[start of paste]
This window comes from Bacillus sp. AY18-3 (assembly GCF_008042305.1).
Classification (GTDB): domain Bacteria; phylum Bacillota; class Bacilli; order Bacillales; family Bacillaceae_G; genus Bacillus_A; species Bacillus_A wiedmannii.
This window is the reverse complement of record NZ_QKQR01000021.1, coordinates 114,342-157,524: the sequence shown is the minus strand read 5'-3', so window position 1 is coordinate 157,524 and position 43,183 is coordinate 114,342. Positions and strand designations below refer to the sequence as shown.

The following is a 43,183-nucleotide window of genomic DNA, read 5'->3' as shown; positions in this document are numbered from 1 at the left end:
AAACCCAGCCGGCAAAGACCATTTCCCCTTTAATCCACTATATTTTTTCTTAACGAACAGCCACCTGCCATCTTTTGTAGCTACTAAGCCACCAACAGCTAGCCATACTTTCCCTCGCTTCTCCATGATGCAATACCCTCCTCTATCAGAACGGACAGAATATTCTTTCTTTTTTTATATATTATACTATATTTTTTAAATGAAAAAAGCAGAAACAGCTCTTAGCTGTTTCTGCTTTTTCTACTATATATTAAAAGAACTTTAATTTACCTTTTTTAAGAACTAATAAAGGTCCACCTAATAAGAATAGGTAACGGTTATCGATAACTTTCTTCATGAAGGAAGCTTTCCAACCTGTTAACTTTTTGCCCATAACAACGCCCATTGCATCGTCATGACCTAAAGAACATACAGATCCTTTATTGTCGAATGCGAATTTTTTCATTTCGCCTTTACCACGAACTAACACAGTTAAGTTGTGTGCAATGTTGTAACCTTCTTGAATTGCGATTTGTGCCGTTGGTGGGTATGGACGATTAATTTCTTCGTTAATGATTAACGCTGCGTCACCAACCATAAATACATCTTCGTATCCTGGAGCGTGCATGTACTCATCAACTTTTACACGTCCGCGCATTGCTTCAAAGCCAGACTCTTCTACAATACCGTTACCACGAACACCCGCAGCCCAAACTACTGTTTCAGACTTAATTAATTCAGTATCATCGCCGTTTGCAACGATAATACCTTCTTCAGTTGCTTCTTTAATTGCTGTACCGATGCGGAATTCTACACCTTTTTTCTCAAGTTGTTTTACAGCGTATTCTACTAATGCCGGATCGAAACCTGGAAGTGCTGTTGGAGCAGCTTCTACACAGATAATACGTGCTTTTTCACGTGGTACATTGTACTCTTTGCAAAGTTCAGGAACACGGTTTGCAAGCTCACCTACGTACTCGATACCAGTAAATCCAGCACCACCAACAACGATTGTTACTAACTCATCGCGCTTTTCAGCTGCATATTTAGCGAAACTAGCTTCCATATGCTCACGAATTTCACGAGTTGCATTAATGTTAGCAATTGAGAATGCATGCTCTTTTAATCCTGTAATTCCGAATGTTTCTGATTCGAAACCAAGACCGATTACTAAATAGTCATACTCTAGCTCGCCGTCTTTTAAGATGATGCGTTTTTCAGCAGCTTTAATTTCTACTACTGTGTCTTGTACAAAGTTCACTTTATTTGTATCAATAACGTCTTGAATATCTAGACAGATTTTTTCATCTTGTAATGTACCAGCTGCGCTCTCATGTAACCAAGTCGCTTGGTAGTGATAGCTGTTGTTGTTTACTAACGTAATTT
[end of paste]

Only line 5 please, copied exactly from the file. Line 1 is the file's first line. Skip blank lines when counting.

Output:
AAACCCAGCCGGCAAAGACCATTTCCCCTTTAATCCACTATATTTTTTCTTAACGAACAGCCACCTGCCATCTTTTGTAGCTACTAAGCCACCAACAGCTAGCCATACTTTCCCTCGCTTCTCCATGATGCAATACCCTCCTCTATCAGAACGGACAGAATATTCTTTCTTTTTTTATATATTATACTATATTTTTTAAATGAAAAAAGCAGAAACAGCTCTTAGCTGTTTCTGCTTTTTCTACTATATATTAAAAGAACTTTAATTTACCTTTTTTAAGAACTAATAAAGGTCCACCTAATAAGAATAGGTAACGGTTATCGATAACTTTCTTCATGAAGGAAGCTTTCCAACCTGTTAACTTTTTGCCCATAACAACGCCCATTGCATCGTCATGACCTAAAGAACATACAGATCCTTTATTGTCGAATGCGAATTTTTTCATTTCGCCTTTACCACGAACTAACACAGTTAAGTTGTGTGCAATGTTGTAACCTTCTTGAATTGCGATTTGTGCCGTTGGTGGGTATGGACGATTAATTTCTTCGTTAATGATTAACGCTGCGTCACCAACCATAAATACATCTTCGTATCCTGGAGCGTGCATGTACTCATCAACTTTTACACGTCCGCGCATTGCTTCAAAGCCAGACTCTTCTACAATACCGTTACCACGAACACCCGCAGCCCAAACTACTGTTTCAGACTTAATTAATTCAGTATCATCGCCGTTTGCAACGATAATACCTTCTTCAGTTGCTTCTTTAATTGCTGTACCGATGCGGAATTCTACACCTTTTTTCTCAAGTTGTTTTACAGCGTATTCTACTAATGCCGGATCGAAACCTGGAAGTGCTGTTGGAGCAGCTTCTACACAGATAATACGTGCTTTTTCACGTGGTACATTGTACTCTTTGCAAAGTTCAGGAACACGGTTTGCAAGCTCACCTACGTACTCGATACCAGTAAATCCAGCACCACCAACAACGATTGTTACTAACTCATCGCGCTTTTCAGCTGCATATTTAGCGAAACTAGCTTCCATATGCTCACGAATTTCACGAGTTGCATTAATGTTAGCAATTGAGAATGCATGCTCTTTTAATCCTGTAATTCCGAATGTTTCTGATTCGAAACCAAGACCGATTACTAAATAGTCATACTCTAGCTCGCCGTCTTTTAAGATGATGCGTTTTTCAGCAGCTTTAATTTCTACTACTGTGTCTTGTACAAAGTTCACTTTATTTGTATCAATAACGTCTTGAATATCTAGACAGATTTTTTCATCTTGTAATGTACCAGCTGCGCTCTCATGTAACCAAGTCGCTTGGTAGTGATAGCTGTTGTTGTTTACTAACGTAATTT